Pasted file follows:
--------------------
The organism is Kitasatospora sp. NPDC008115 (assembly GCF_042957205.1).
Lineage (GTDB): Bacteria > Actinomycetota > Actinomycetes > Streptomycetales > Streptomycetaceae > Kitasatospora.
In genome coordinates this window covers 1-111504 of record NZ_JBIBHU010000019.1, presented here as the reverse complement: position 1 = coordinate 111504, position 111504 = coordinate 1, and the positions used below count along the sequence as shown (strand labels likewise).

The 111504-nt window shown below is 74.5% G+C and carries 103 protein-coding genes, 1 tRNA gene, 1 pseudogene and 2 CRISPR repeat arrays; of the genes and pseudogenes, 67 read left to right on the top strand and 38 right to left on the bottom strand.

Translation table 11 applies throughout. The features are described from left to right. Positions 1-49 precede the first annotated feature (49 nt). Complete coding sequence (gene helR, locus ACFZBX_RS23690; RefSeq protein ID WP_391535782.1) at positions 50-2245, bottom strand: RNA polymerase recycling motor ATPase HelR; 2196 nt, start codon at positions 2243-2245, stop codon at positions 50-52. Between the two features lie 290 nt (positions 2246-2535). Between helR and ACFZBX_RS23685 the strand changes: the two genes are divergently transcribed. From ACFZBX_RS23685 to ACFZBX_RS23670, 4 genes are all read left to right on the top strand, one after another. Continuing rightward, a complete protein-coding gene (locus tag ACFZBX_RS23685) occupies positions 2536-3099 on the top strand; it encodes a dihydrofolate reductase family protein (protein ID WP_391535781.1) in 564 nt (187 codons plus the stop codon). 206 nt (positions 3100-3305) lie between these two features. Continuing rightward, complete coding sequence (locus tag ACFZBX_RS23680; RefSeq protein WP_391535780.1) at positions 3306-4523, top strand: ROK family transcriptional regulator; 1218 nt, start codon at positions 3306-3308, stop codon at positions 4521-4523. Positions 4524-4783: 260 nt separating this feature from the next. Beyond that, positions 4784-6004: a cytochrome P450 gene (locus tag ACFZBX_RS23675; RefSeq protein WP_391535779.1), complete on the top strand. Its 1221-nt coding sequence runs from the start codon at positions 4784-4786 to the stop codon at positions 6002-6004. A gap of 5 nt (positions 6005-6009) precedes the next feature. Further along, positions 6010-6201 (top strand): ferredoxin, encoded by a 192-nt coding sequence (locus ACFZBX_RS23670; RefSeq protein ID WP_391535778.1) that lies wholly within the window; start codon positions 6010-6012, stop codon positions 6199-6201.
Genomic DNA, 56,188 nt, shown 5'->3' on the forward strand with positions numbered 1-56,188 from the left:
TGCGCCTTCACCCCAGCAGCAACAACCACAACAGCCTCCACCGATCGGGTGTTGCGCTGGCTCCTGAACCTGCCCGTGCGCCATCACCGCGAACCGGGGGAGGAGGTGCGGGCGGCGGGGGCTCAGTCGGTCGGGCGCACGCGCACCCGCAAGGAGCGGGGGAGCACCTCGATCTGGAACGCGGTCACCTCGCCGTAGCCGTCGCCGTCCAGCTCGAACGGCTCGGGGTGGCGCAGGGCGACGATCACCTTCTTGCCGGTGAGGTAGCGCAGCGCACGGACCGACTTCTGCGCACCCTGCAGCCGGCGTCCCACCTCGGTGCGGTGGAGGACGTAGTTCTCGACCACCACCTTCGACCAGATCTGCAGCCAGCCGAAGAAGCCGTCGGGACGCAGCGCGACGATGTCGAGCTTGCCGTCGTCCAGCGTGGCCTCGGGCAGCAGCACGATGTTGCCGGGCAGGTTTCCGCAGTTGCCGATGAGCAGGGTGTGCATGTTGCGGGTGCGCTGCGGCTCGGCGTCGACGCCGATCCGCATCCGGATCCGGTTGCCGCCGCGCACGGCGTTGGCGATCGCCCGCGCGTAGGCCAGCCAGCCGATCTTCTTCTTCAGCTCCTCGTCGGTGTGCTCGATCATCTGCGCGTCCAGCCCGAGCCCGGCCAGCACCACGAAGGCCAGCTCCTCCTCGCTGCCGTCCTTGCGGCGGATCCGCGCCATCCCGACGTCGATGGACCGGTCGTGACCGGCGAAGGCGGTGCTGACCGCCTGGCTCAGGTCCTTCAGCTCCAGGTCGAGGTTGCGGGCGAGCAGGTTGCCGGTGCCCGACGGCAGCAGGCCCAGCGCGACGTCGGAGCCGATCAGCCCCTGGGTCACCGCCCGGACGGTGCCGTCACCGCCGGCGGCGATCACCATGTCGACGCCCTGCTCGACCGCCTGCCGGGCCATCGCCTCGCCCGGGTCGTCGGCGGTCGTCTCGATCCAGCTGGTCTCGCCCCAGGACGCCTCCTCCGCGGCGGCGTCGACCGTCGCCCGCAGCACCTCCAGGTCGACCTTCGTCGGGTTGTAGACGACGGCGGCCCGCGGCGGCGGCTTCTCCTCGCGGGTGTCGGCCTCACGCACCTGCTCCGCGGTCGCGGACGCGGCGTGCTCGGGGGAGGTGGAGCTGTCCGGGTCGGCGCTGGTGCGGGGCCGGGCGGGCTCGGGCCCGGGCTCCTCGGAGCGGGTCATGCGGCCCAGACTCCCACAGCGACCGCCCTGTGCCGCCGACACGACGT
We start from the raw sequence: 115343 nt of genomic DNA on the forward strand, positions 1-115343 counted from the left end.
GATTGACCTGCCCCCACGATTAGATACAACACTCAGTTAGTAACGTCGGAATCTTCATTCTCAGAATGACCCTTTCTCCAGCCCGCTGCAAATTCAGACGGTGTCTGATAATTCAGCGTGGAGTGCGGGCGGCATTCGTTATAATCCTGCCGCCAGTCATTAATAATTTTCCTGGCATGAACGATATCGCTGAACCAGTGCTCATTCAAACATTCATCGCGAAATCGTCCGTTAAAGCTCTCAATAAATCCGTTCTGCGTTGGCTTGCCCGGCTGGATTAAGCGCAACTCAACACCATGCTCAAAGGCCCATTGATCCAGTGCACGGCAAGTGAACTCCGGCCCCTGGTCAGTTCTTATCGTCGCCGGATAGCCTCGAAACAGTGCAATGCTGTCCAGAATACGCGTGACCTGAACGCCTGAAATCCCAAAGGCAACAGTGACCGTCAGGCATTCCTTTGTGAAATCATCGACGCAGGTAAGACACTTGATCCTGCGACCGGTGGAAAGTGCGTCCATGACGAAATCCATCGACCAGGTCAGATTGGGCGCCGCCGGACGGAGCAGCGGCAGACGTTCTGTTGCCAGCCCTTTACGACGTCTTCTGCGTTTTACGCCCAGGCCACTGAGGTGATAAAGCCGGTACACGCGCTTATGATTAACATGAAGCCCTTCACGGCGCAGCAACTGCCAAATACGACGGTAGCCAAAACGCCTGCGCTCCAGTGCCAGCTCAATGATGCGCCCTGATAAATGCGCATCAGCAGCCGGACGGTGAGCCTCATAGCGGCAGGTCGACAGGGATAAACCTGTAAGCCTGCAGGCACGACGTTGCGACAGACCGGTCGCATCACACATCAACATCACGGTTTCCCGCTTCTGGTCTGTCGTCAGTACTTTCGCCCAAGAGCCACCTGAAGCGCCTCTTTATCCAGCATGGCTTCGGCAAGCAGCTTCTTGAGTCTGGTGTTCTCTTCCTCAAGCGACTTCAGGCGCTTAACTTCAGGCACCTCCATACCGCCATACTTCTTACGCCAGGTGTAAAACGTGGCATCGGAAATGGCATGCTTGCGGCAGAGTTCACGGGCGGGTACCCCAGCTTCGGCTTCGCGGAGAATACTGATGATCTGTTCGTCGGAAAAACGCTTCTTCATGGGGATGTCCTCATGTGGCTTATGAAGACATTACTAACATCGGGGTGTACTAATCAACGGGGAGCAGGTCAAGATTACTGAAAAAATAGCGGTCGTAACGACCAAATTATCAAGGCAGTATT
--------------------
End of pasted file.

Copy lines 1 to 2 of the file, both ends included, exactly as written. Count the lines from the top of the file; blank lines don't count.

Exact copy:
The organism is Kitasatospora sp. NPDC008115 (assembly GCF_042957205.1).
Lineage (GTDB): Bacteria > Actinomycetota > Actinomycetes > Streptomycetales > Streptomycetaceae > Kitasatospora.